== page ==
WATE reported that the owners of the museum, Mary Kellogg Joslyn and John Joslyn, said the incident took place on Monday.
Those harmed in the collapse have been taken to a local hospital but the extent of their injuries is currently unknown. The names of those injured have not been released.
“Needless to say, we never would have expected an incident like this to occur as the safety of our guests and crew members are always top of mind,” the owners said in a Facebook post.
“Our thoughts and prayers continue to be with all who were affected, including the first-responders,” they added in a later update.
Immediately following the accident the attraction was closed, but as of Tuesday morning it was back open to ticketed passengers.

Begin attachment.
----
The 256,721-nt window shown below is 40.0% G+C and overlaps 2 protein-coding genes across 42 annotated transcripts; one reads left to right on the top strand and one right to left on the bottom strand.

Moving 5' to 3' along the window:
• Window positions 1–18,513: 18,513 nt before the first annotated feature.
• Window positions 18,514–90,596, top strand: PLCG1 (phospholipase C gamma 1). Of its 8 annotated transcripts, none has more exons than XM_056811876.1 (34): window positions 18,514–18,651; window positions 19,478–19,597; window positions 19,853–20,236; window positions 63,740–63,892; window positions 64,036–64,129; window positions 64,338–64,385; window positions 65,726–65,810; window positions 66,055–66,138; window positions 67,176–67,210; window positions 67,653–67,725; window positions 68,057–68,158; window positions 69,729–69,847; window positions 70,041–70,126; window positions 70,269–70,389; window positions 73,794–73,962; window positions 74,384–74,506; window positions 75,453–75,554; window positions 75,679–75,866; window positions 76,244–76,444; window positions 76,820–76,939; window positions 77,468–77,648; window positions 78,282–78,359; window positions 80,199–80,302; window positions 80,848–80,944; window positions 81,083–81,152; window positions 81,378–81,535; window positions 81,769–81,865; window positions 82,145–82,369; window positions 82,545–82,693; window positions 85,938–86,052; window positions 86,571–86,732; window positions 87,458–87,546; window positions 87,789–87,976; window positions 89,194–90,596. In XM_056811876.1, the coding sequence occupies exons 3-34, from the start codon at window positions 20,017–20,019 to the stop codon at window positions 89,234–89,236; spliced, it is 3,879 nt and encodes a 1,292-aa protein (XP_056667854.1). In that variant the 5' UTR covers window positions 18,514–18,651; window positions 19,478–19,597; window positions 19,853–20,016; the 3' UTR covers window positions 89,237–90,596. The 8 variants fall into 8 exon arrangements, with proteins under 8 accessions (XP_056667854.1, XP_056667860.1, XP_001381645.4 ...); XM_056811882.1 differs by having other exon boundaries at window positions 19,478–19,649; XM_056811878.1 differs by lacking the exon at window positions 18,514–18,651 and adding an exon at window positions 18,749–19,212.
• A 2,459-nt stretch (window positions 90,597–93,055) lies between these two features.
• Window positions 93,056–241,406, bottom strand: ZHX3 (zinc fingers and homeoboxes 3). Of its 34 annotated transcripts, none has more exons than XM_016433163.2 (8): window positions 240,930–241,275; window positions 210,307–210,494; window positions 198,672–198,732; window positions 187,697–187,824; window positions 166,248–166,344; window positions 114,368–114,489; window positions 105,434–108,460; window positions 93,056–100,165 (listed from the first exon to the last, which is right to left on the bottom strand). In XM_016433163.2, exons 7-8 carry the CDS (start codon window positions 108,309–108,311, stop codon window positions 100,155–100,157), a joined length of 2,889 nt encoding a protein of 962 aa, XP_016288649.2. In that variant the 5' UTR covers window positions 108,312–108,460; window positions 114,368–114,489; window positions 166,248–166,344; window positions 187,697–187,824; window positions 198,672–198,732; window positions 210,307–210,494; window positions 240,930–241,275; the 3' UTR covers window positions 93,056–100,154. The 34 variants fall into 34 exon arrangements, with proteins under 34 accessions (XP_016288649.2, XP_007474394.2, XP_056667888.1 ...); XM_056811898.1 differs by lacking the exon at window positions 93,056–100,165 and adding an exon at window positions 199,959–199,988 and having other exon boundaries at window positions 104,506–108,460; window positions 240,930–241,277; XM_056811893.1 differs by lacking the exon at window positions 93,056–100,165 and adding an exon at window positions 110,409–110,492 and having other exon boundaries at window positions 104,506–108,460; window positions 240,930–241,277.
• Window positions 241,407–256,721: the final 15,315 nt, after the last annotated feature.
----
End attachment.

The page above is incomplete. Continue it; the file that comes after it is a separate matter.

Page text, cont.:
The owners said that the “affected area has been blocked off” and that the wall in question “does not currently exist”.
They said it would take at least four weeks to rebuild the ice wall at the attraction which was opened by Cedar Bay Entertainment in 2010.
Maintenance professionals will reevaluate their “quality and safety guidelines” to “proactively ensure the well-being of all who experience Titanic Museum Attraction”.
At the museum visitors can see more than 400 Titanic artefacts, shovel “coal” in the boiler room and feel -2.2C water through self-guided tours, according to the attraction’s website.
Additional reporting by the Associated Press
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